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24/7 bus service followed by student use and safety policies

WMATA launches night bus service, security policies and an equity analysis
24%2F7+bus+service+followed+by+student+use+and+safety+policies
Katherine Seri Chang

Following the launch of 24/7 bus service on several Metro routes on Dec. 17, 2023, students have been utilizing the service and Metro officials are implementing policies geared towards passenger equity and safety. 

The extended bus service applies to 14 of the system’s busiest lines, operating every 20 minutes or better, according to the WMATA website. The 24-hour service also applies to the 33 and H4 lines, which both serve Tenleytown. Alumna of American University Daniella Olivares said she sees the convenience of overnight bus service. 

Olivares said she was visiting a friend in Glover Park one night around 11:30 p.m., and the bus was not arriving. She said she debated walking or calling an Uber. This was before the extended service program began. 

“I was like, either I walk or I take an Uber,” Olivares said. “And the Uber was $20. I cannot spend $20 on a five-minute drive.” 

She said there are benefits of overnight bus service for students on a budget, such as weighing the costs of an Uber or being forced to walk when going out at night.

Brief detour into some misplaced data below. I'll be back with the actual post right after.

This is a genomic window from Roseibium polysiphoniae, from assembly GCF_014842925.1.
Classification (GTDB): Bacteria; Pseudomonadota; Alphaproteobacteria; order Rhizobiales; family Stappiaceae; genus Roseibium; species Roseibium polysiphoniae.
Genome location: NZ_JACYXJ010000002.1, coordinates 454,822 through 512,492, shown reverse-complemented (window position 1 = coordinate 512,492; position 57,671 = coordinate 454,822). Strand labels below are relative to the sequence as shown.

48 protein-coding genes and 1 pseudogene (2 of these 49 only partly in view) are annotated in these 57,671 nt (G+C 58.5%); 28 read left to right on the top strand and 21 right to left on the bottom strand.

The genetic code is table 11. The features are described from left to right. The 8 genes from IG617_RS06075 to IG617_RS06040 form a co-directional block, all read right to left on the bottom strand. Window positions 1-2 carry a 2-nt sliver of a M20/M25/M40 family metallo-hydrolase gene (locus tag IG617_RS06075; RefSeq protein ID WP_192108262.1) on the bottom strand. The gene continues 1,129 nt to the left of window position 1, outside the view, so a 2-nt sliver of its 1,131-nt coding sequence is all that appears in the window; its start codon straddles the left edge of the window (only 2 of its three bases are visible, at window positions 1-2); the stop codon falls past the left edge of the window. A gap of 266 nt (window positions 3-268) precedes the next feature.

To prepare for the expanded bus hours, the Washington Metropolitan Area Transit Authority, WMATA, implemented equity studies and developed policies, like increasing special officers and patrols, to address consumer safety. Senior Vice President of Bus Services Leroy Jones said the overnight service will be convenient for residents and bring equity to overnight workers who rely on public transportation to get to work. 

Katherine Seri Chang

“From an equity perspective, at least 13 routes underwent Title VI analysis in 2021, prior to actually implementing the frequent service network,” Jones said. “We also considered that the overnight bus there will provide access to workers in the service industry, which we know is very important to the region.”  

Title VI of the Civil Rights Act of 1964 prohibits discrimination or denial of benefits on the basis of race, color or national origin by any federal funded organization, according to the Department of Housing and Urban Development.  

Jones said Metro conducted a mobility study in 2020 to understand the usage of early morning and late night bus services. The study found that most of the people utilizing the service made $30,000 annually. Jones said that is about $5,000 lower than the median pay for daytime workers.

WMATA released a project brief on Oct. 12, 2023, that outlined service goals and benefits of 24-hour bus service. According to the brief, the extended bus service is expected to benefit late-night workers and businesses.

Jones said the overnight service aims to provide affordable transportation to “a group of hard-working individuals who are working their hardest to support our region.”